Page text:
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Avoid Credit Problems - Know Your File

What is a Credit Bureau?

As credit increased thoughout the country, there arose a great need to issue reports concerning those who are not a good credit risk as well as those who are of credit worthiness.

Because of this great need, credit reporting agencies were formed several years ago. These agencies, known as credit bureaus, receive information about consumers (such as you) from banks, loan companies, credit card compnies, department stores and other credit issuing sources. Credit bureaus earn their profits by giving a computer readout showing a financial profile and credit history of any individual. These reports are requested by a lender or any credit issuing firm from which you or any individual have requested credit.

Most lenders will base their acceptance or rejection of your credit application on the information on your credit report. If your credit report shows that you have been reliable in the past, then in most cases credit is granted. The amount being a determining factor also. However, what if your report reveals that you have had some credit problems in the past? Perhaps you have encountered circumstances beyond your control which made it impossible to meet your personal credit obligation. It happens.

What if your credit report shows that you've defaulted on a particular credit account or you were constantly late with your monthly payments? Or you have co-signed for a 'friend' or relative that leaves you holding the bag. This of course can be most embarrassing but worst, usually leads to credit denial.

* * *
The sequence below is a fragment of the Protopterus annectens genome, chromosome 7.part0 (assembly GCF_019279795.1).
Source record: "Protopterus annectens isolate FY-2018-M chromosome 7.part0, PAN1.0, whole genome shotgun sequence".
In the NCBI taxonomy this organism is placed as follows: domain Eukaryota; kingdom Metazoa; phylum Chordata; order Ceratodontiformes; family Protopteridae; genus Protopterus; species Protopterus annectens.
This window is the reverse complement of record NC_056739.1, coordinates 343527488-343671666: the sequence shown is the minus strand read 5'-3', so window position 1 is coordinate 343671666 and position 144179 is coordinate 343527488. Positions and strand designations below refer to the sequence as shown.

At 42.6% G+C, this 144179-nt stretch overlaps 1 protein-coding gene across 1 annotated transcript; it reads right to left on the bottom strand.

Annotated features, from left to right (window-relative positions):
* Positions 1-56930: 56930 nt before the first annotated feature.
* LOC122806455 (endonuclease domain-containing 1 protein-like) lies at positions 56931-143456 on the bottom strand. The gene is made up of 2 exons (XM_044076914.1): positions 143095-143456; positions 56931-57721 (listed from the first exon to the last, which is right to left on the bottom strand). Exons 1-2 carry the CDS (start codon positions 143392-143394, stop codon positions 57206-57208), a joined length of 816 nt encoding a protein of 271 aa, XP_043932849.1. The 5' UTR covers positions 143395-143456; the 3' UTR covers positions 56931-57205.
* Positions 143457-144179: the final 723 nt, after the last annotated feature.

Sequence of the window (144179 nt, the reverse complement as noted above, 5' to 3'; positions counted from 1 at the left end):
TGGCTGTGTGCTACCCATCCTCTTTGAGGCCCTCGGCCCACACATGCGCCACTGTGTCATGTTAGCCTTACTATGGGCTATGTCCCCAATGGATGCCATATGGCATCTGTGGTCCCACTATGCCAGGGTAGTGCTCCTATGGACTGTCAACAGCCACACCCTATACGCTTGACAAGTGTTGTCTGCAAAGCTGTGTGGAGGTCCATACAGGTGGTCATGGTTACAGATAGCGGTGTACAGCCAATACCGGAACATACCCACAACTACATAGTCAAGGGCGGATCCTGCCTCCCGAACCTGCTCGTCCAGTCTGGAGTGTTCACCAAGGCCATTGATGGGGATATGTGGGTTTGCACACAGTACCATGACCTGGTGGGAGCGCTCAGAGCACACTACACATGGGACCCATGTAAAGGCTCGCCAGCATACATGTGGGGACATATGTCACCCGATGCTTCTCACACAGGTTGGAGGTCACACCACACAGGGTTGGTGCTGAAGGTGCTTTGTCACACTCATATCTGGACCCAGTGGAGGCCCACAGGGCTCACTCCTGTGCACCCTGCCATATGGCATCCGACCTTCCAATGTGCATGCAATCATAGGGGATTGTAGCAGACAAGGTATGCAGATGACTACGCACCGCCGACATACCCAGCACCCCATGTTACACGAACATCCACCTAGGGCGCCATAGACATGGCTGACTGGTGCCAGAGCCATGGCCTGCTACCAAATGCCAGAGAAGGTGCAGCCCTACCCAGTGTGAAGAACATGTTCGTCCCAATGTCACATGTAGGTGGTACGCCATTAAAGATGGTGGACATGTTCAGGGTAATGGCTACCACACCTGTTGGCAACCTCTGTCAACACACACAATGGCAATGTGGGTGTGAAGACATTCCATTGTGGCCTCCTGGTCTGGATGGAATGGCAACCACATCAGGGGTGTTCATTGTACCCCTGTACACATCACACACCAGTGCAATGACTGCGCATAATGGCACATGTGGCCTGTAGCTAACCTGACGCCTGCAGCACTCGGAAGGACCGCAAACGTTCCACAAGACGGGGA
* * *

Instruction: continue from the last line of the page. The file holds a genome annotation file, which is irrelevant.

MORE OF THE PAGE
There are approximately 2500 credit reporting agencies in the U.S. These agencies sell information about you to banks, department stores, credit card companies, loan companies, etc.

These credit bureaus keep on file information concerning you and your credit but they do not make the final judgment on your credit worthiness. The decision is up to the lender which you have dealt with, to decide who to issue credit. The decision is usually based on information in your report.

You have a right to know what is in your credit report. It is your personal credit file, you should know what information the credit bureau is giving out concerning your name and your credit. If the information is adverse, outdated, or incorrect, it can be changed. For the better.

Submitted by:

Alphonso Smith

Alphonso Smith is a regular writer for GOOD HEALTH MATTERS and Author of "Guide to Good Credit". For more information, Go to: http://www.ourtopchoices.com Essentials for Your Safety, Your Security and Your Well-Being.




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